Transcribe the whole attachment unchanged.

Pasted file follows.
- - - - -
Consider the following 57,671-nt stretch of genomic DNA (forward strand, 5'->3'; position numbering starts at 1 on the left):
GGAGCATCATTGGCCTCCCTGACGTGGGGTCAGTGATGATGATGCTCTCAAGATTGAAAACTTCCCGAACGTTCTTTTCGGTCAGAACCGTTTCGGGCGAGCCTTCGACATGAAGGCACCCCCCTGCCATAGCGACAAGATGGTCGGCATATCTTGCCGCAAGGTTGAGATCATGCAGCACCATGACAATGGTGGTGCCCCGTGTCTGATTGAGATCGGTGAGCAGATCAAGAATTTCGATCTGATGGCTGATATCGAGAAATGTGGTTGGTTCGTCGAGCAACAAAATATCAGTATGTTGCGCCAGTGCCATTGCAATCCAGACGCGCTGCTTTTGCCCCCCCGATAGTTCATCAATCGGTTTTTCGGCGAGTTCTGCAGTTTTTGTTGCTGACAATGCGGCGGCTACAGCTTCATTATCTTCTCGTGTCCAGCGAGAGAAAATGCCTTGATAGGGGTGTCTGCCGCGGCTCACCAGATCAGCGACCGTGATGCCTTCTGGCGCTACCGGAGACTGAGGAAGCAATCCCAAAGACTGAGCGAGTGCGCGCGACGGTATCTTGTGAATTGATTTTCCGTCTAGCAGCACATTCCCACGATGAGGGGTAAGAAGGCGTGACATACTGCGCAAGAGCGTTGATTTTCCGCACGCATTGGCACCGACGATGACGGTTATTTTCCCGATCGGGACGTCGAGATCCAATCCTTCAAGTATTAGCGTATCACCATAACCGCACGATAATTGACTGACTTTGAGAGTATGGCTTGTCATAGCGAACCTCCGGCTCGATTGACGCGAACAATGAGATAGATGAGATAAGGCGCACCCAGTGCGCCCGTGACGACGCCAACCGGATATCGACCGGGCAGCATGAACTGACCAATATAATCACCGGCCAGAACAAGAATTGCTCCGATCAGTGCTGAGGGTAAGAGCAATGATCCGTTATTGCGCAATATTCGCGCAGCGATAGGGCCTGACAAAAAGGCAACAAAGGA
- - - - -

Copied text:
Consider the following 57,671-nt stretch of genomic DNA (forward strand, 5'->3'; position numbering starts at 1 on the left):
GGAGCATCATTGGCCTCCCTGACGTGGGGTCAGTGATGATGATGCTCTCAAGATTGAAAACTTCCCGAACGTTCTTTTCGGTCAGAACCGTTTCGGGCGAGCCTTCGACATGAAGGCACCCCCCTGCCATAGCGACAAGATGGTCGGCATATCTTGCCGCAAGGTTGAGATCATGCAGCACCATGACAATGGTGGTGCCCCGTGTCTGATTGAGATCGGTGAGCAGATCAAGAATTTCGATCTGATGGCTGATATCGAGAAATGTGGTTGGTTCGTCGAGCAACAAAATATCAGTATGTTGCGCCAGTGCCATTGCAATCCAGACGCGCTGCTTTTGCCCCCCCGATAGTTCATCAATCGGTTTTTCGGCGAGTTCTGCAGTTTTTGTTGCTGACAATGCGGCGGCTACAGCTTCATTATCTTCTCGTGTCCAGCGAGAGAAAATGCCTTGATAGGGGTGTCTGCCGCGGCTCACCAGATCAGCGACCGTGATGCCTTCTGGCGCTACCGGAGACTGAGGAAGCAATCCCAAAGACTGAGCGAGTGCGCGCGACGGTATCTTGTGAATTGATTTTCCGTCTAGCAGCACATTCCCACGATGAGGGGTAAGAAGGCGTGACATACTGCGCAAGAGCGTTGATTTTCCGCACGCATTGGCACCGACGATGACGGTTATTTTCCCGATCGGGACGTCGAGATCCAATCCTTCAAGTATTAGCGTATCACCATAACCGCACGATAATTGACTGACTTTGAGAGTATGGCTTGTCATAGCGAACCTCCGGCTCGATTGACGCGAACAATGAGATAGATGAGATAAGGCGCACCCAGTGCGCCCGTGACGACGCCAACCGGATATCGACCGGGCAGCATGAACTGACCAATATAATCACCGGCCAGAACAAGAATTGCTCCGATCAGTGCTGAGGGTAAGAGCAATGATCCGTTATTGCGCAATATTCGCGCAGCGATAGGGCCTGACAAAAAGGCAACAAAGGA